Publishing Purgatory

517966692_d5e100b039(Photo: DeclaTm on Flickr)

I began my publishing adventure with my romantic suspense, REFLECTION, back in 2008 when I landed my first agent. Signing the agent contract was so exciting. A big-time-thrill-ride especially after I had queried hundreds of reputable agents. Finally it had happened!

Well not quite…

Three months later, the agent decided to close her agency due to personal reasons. At first I was devastated, all my hard work down the drain, then I remembered, “one door closes…another one opens.”

I’m not the type to give up. This was my dream and I was going to make it happen. So after a short break, I began my agent query process again in early 2009.

Two months passed, and I received a representation offer from Jill Marsal of Marsal Lyon Literary Agency. I was literally jumping up and down. I knew Marsal Lyon was one of the best in the business and Jill loved and wanted my book! I think I cried and happy-danced for days.

It had really happened!


The economy crashed in 2010 and publishers were hit hard. Some disappeared, some restructured, others decided it was time to jump on the e-publishing bandwagon. Things were changing.

In my opinion, getting published by one of the “Big Six Publishers” is part luck—part timing. Timing was not on my side.

I kept my rejections from back then and all the rejection letters had wonderful things to say about REFLECTION but 95% mentioned the word, “economy”. Urgh!

What was my best rejection?

“Thank you so much for sending REFLECTION by Kim Cresswell, for my review. I can definitely see why you are working with Kim. She crafts a very intriguing story with great sexual tension, and lots of action. Unfortunately, however, after many reads and much discussion, the overall consensus was that the story is lacking a big hook to make it stand out on our list.”  (from a “big six” publisher)

After exhausting all major traditional publishing avenues, we began sending REFLECTION to e-publishers.

Then I received a fantastic letter of praise from a “biggie” e-publisher suggesting I rewrite REFLECTION to fit their line as a category romantic suspense and re-submit. I can say there were many sleepless nights trying to decide if I should rewrite REFLECTION. I wanted to be published so badly.

In the end, I choose not to rewrite my book. The story was a mainstream romantic suspense and it was going to stay that way.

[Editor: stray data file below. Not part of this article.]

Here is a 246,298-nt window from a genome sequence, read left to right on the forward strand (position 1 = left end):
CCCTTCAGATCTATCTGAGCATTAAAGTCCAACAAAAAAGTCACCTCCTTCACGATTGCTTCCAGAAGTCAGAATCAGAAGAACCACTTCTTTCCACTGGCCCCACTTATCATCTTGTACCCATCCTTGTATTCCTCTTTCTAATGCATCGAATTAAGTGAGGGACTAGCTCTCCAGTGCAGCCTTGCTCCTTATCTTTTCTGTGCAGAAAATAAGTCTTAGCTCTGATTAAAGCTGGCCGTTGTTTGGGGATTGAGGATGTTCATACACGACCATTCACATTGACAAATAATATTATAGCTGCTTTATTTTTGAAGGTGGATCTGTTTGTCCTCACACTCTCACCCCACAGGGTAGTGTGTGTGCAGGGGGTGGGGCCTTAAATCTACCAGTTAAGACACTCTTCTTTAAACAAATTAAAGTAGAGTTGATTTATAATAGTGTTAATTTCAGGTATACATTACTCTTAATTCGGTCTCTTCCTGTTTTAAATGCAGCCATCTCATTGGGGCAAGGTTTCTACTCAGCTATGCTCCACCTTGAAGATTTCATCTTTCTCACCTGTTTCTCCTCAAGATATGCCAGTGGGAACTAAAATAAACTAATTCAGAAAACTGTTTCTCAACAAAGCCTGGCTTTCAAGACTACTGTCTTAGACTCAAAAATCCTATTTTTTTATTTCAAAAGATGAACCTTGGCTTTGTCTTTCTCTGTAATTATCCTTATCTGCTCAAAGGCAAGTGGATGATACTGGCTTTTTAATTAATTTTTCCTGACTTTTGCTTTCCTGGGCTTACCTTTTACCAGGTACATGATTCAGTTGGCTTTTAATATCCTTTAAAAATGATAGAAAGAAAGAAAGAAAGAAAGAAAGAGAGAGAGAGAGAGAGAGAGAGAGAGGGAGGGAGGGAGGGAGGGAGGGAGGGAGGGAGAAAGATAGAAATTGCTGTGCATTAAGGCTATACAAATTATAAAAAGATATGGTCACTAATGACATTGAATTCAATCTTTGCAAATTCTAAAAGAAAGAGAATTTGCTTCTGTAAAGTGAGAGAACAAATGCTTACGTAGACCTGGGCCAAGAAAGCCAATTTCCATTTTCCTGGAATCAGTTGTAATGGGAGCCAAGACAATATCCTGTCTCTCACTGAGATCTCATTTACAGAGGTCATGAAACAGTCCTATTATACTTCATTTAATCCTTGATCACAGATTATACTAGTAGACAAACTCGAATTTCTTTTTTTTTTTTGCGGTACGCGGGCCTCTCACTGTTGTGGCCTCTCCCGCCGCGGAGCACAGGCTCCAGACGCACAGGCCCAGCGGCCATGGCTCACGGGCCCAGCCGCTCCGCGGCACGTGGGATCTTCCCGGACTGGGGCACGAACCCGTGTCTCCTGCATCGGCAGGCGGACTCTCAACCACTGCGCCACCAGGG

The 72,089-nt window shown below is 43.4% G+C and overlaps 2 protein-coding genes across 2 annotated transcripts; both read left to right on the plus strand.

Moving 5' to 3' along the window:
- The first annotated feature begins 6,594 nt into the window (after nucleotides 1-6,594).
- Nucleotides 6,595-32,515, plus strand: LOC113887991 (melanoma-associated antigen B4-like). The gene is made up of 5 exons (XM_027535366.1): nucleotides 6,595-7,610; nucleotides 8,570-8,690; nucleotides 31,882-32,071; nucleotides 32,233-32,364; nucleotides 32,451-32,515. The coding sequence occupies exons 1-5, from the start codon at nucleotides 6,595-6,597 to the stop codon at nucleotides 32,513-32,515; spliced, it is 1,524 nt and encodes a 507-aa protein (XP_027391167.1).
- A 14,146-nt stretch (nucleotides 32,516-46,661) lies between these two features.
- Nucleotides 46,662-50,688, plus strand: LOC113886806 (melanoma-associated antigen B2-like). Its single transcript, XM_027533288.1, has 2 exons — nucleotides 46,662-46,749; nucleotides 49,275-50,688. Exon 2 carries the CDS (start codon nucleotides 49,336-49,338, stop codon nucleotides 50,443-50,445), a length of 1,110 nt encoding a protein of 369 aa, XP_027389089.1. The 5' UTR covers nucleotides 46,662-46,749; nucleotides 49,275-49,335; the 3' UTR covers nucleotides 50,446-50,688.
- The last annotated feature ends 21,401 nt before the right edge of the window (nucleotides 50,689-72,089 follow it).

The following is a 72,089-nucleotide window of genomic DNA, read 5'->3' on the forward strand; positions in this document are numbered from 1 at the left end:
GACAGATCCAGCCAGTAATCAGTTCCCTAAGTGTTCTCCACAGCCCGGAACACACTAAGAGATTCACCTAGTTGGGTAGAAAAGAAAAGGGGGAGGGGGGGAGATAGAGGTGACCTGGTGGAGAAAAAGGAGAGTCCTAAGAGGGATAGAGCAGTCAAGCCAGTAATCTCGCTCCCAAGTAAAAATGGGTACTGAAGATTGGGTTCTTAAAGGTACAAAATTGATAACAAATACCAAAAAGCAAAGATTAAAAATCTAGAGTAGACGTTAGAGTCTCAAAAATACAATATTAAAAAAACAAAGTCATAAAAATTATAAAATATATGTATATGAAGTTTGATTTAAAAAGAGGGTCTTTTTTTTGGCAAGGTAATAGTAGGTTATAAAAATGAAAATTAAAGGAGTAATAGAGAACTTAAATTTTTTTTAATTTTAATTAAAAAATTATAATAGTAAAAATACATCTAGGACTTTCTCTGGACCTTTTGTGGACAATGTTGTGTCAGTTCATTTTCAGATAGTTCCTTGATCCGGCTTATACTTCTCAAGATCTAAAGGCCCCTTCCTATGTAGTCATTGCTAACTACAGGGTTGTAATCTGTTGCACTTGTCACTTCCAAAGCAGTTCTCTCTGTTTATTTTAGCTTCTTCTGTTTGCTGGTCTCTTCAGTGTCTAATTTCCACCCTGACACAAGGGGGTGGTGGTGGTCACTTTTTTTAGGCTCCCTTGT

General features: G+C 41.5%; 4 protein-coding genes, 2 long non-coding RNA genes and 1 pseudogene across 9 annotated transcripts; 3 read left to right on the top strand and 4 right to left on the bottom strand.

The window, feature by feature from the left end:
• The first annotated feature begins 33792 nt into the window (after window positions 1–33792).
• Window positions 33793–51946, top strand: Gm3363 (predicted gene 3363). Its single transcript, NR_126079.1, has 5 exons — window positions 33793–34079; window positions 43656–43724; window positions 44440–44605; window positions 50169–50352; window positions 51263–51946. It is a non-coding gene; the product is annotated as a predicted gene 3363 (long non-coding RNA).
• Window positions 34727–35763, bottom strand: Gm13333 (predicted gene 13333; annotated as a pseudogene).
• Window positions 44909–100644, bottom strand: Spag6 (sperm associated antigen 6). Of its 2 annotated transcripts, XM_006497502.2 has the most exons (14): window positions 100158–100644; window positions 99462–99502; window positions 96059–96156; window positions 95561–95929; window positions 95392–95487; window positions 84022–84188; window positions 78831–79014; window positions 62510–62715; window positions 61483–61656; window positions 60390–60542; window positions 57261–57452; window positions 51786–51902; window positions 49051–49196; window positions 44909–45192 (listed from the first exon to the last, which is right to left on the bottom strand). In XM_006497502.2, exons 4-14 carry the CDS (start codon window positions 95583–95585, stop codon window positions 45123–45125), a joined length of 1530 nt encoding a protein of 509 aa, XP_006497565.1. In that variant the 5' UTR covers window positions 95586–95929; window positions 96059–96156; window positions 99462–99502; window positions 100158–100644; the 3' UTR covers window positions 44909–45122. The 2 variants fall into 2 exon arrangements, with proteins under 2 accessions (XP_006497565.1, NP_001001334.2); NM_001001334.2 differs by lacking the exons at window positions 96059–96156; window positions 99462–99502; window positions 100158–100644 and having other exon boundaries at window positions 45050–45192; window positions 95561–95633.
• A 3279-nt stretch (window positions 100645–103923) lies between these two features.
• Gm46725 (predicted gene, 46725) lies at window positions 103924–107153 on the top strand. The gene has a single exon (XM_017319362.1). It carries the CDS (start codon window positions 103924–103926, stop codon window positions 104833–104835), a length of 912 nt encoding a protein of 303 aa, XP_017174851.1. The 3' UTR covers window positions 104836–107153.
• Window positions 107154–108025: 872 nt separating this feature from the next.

As authors, sometimes we need to bend, need to make tough decisions about our writing career.

For me, it was ‘passing’ with the “biggie” e-publisher, and contracting with a smaller publisher, MuseItUp Publishing. Did I make the right decision? I believe I did.

If I could change any part of my publishing journey, would I? Not a chance. What I have learned over the years about the industry, my writing and about myself—is invaluable.

MuseItUp Publishing | Amazon | AmazonUK | Bookstrand | Smashwords | CoffeeTime Romance | Omnilit | ARe | ibookstore | Kobo | Barnes & Noble

Available in paperback at Amazon & Createaspace


One Reply to “Publishing Purgatory”

  1. I dreamt of being agented and then subbed to a big six publisher for quite some time, until I started hearing how they were buying out scammy vanity presses and only emphasizing this scam. Even worse, my friends were receiving rejection letters that made it clear they only want assured bestsellers. One blogger received a rejection letter that said his book was great, but he was no Stephen King, so there was no help for him (from a literary agent). Another sent out over 500 queries for different books, only to be told her books were great but were never the right fit. So I decided to make the choice of going the small publisher route, realizing I didn’t want to be represented by such desperate people and knowing that if I were a midlister, I’d get no marketing help what-so-ever. At least with AEC Stellar, marketing is a team effort. Plus, I at least have some control, so I have no regrets either. I hear MuseItUp Publishing is great.

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